…..Ketha woke in the middle of a dozen Vamps. Iron burned her skin where manacles circled her ankles and wrists. If she’d thought the smell was bad before, it was an absolute reeking horror now. Vampires smelled of blood and death and rot. How could any Shifters worth their vows align themselves with these bastards? Taking care to be stealthy, she glanced about an oval room, inlaid with wood. It had a church-ish feel that was clinched when she spied a Christ figure attached to one wall.
Close to a dozen Vamps crowded into the space. All of them held an eerie beauty, but Ketha wasn’t fooled. Their striking good looks ran less than skin deep. Skilled, ruthless killers, they counted on blood to survive. Living blood. Blood tapped from dead things ran a poor second.
The back of her head throbbed painfully, and she shut her eyes to buy herself time to think. Maybe no one had noticed she wasn’t unconscious. The Vamp standing nearest kicked her, right before he ordered her to wake up.
She flinched away from her attacker. Eyes flickering open, she regarded the one who’d struck her. Long, dark hair fell around his perfect face, and he augured fog-colored eyes her way. Ketha edged beyond easy reach of his booted feet into a sit, awkward because of her bound limbs. She didn’t waste words telling him she was already awake, or that no one could rest easy in their midst. She stared at a newly dead rat clutched in his hand and beat back a knowing smile. If they were using rats for blood, the Vampires were in as desperate a predicament as she’d assumed.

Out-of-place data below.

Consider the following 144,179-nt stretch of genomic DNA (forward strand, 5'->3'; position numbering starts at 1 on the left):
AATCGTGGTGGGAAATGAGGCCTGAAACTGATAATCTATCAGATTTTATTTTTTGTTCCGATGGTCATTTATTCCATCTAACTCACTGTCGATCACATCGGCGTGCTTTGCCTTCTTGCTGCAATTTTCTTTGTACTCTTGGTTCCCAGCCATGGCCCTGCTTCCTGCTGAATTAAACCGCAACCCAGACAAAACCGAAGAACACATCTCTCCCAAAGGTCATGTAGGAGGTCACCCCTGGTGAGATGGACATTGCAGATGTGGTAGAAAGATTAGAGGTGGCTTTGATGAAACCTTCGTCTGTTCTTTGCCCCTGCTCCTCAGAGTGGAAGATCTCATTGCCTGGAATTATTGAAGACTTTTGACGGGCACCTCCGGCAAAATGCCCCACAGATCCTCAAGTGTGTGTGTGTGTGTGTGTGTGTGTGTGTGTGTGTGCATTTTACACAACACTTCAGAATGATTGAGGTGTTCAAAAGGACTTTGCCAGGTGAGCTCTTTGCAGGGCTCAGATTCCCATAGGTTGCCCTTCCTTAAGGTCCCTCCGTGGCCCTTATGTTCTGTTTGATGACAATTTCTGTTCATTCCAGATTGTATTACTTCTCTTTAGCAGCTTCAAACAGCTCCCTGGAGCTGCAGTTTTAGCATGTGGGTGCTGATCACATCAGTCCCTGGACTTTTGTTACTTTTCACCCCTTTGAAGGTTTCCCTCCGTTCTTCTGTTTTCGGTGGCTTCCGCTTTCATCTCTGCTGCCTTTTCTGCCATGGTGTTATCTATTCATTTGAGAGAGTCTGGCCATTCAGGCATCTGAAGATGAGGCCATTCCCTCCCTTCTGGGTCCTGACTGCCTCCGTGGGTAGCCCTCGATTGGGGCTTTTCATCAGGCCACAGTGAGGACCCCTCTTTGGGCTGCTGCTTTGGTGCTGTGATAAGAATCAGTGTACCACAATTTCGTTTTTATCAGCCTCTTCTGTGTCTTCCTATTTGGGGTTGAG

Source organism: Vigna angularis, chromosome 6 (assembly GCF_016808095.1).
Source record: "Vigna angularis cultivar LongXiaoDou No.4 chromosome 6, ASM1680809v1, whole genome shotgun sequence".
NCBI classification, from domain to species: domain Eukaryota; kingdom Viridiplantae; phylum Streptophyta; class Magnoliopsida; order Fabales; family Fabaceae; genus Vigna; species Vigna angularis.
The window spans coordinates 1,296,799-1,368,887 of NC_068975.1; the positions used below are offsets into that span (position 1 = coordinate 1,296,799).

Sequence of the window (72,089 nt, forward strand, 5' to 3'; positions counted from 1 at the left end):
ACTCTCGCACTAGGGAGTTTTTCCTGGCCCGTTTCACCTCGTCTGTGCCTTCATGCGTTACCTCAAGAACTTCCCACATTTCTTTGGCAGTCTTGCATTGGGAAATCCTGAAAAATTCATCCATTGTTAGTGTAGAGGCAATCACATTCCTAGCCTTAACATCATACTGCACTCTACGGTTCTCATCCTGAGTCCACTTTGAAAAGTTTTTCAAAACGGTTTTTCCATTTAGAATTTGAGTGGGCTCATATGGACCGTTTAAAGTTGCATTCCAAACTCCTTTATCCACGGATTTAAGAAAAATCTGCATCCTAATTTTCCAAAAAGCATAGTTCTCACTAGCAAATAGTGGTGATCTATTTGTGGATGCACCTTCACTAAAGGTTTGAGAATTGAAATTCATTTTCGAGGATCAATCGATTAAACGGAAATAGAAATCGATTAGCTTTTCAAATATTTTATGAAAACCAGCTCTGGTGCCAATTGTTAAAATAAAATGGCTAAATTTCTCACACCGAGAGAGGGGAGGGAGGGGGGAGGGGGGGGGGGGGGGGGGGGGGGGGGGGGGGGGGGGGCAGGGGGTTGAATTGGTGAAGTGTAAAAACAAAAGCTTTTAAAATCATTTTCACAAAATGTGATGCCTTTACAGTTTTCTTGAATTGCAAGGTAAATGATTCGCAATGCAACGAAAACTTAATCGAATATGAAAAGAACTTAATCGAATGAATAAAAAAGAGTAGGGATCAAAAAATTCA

“You’ve captured me,” she sneered, opting for defiance. “Now what? Do I get to be everyone’s dinner?” She swung her head from side to side, encompassing the room full of Vamps. “At least remove my shackles. If I’m going to die, I’d rather face you as a wolf.”
The rat-wielding Vamp didn’t answer.
“I’m Ketha.” She held onto her slender advantage and flowed to her feet. Once she got her balance, she folded her arms as best she could beneath the swell of her breasts. “Rat got your tongue?” She jerked her chin at the rodent still clutched in the Vamp’s hand.
Before he could answer, she kept right on rolling, taunting him. “If you’re going to kill me, get on with it, but know this—” She summoned what magic she could, given the iron circling her wrists and ankles. The air about her shimmered with the blues and golds unique to her castings. “You will never escape Ushuaia without us.”
The Vamp faced off against her. “What makes you think we want to escape, Shifter?”